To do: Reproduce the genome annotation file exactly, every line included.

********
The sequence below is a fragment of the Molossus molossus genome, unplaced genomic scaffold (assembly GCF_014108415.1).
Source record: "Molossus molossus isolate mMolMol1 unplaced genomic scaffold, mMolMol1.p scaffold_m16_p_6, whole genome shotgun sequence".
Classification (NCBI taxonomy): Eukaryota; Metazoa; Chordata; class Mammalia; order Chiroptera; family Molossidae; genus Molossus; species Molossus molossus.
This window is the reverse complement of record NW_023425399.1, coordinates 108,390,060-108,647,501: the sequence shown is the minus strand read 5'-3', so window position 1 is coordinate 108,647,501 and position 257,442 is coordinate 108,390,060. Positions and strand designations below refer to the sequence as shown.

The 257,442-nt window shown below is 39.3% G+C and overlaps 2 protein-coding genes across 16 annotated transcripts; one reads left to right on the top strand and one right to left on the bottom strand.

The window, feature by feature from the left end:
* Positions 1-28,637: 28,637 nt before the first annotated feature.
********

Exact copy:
The sequence below is a fragment of the Molossus molossus genome, unplaced genomic scaffold (assembly GCF_014108415.1).
Source record: "Molossus molossus isolate mMolMol1 unplaced genomic scaffold, mMolMol1.p scaffold_m16_p_6, whole genome shotgun sequence".
Classification (NCBI taxonomy): Eukaryota; Metazoa; Chordata; class Mammalia; order Chiroptera; family Molossidae; genus Molossus; species Molossus molossus.
This window is the reverse complement of record NW_023425399.1, coordinates 108,390,060-108,647,501: the sequence shown is the minus strand read 5'-3', so window position 1 is coordinate 108,647,501 and position 257,442 is coordinate 108,390,060. Positions and strand designations below refer to the sequence as shown.

The 257,442-nt window shown below is 39.3% G+C and overlaps 2 protein-coding genes across 16 annotated transcripts; one reads left to right on the top strand and one right to left on the bottom strand.

The window, feature by feature from the left end:
* Positions 1-28,637: 28,637 nt before the first annotated feature.